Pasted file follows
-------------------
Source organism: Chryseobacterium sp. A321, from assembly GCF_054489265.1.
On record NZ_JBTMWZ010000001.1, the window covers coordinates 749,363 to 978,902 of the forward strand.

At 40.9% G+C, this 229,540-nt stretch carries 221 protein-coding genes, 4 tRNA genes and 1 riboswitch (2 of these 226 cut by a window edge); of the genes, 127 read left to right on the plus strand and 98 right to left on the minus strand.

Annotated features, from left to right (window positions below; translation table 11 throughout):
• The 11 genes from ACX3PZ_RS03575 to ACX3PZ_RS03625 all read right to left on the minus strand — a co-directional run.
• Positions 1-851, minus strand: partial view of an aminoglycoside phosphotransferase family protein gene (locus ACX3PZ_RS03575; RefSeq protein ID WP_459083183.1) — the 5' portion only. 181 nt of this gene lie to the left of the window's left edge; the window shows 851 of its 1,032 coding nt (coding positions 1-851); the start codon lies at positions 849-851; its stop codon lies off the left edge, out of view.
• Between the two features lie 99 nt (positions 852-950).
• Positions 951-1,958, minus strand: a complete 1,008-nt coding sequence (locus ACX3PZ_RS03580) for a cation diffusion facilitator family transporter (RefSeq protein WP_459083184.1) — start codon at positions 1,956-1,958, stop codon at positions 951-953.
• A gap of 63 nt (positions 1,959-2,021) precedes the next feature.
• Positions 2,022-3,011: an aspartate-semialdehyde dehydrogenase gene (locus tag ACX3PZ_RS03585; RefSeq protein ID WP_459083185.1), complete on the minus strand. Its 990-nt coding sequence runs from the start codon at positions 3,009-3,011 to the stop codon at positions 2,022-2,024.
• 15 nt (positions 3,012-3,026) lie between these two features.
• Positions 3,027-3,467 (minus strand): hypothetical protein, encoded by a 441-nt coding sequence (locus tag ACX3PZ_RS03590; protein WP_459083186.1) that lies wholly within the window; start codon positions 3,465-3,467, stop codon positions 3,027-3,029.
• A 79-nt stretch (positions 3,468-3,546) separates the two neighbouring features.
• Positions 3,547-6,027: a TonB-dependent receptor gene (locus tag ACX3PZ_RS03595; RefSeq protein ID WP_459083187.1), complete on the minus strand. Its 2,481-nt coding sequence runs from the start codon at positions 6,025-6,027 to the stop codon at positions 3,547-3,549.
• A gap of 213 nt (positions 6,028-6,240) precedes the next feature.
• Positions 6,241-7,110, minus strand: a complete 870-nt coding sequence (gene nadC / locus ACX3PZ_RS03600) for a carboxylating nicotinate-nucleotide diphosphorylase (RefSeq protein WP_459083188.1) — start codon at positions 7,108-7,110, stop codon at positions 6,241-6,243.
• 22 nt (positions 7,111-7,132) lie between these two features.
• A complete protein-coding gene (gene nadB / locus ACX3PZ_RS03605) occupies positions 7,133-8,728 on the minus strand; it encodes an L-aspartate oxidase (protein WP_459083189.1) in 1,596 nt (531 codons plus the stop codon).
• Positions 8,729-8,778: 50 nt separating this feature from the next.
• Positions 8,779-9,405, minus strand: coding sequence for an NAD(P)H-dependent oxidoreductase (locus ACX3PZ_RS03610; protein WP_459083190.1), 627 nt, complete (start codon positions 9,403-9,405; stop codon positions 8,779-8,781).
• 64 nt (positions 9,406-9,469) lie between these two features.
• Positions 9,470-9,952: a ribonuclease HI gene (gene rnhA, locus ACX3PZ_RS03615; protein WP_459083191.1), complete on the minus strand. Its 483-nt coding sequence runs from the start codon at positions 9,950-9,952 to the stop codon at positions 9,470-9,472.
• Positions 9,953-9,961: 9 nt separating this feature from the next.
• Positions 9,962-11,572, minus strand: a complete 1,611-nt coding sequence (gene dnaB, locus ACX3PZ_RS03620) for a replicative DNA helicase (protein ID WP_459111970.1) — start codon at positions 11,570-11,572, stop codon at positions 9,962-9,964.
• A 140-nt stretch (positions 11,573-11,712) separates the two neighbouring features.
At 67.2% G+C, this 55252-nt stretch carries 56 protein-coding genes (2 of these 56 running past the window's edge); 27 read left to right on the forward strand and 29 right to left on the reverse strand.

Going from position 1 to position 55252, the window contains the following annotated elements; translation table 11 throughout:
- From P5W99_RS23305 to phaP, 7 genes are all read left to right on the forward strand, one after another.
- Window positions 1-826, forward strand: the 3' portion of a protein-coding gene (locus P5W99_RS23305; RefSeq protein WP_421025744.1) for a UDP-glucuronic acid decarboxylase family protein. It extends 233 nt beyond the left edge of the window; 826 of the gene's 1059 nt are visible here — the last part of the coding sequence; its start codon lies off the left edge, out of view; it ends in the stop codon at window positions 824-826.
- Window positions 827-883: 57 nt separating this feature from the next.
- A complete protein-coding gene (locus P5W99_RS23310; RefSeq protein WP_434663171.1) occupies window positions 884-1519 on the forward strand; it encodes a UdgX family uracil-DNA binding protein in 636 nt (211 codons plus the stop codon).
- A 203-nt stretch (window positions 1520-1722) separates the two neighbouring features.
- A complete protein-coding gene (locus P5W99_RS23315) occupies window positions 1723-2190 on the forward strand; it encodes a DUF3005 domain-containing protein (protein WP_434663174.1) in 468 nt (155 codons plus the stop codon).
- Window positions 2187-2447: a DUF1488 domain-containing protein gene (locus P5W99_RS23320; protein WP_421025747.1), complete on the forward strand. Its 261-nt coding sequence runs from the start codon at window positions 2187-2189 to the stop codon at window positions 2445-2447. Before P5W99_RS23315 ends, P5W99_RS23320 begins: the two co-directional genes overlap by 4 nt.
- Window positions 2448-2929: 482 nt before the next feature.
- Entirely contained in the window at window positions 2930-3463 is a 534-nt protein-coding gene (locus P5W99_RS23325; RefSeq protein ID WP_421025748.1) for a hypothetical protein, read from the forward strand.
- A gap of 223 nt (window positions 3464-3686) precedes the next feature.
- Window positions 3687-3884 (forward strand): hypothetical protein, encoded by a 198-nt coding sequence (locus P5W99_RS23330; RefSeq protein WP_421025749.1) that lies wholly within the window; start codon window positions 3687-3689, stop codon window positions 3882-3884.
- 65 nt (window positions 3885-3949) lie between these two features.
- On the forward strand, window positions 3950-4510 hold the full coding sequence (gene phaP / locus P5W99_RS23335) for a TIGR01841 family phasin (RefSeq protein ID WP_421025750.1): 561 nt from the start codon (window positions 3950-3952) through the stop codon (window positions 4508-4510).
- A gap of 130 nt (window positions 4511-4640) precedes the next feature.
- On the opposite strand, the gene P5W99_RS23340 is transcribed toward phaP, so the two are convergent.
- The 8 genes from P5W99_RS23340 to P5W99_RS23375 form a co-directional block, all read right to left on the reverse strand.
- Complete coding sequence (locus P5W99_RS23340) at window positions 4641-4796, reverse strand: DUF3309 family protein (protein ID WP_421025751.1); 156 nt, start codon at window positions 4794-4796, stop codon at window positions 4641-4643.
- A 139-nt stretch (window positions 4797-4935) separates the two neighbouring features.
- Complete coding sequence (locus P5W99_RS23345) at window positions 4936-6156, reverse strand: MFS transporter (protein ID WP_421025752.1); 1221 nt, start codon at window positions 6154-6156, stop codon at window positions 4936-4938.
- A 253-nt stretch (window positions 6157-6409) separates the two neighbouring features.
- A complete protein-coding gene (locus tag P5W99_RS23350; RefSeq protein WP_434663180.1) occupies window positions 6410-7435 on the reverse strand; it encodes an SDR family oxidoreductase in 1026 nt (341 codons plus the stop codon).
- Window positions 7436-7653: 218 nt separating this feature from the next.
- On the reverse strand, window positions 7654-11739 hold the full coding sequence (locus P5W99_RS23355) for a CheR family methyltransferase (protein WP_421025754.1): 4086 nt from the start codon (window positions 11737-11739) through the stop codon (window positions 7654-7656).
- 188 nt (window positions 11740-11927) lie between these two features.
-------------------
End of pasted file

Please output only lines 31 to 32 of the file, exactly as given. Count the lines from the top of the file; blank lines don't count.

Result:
- A complete protein-coding gene (locus P5W99_RS23310; RefSeq protein WP_434663171.1) occupies window positions 884-1519 on the forward strand; it encodes a UdgX family uracil-DNA binding protein in 636 nt (211 codons plus the stop codon).
- A 203-nt stretch (window positions 1520-1722) separates the two neighbouring features.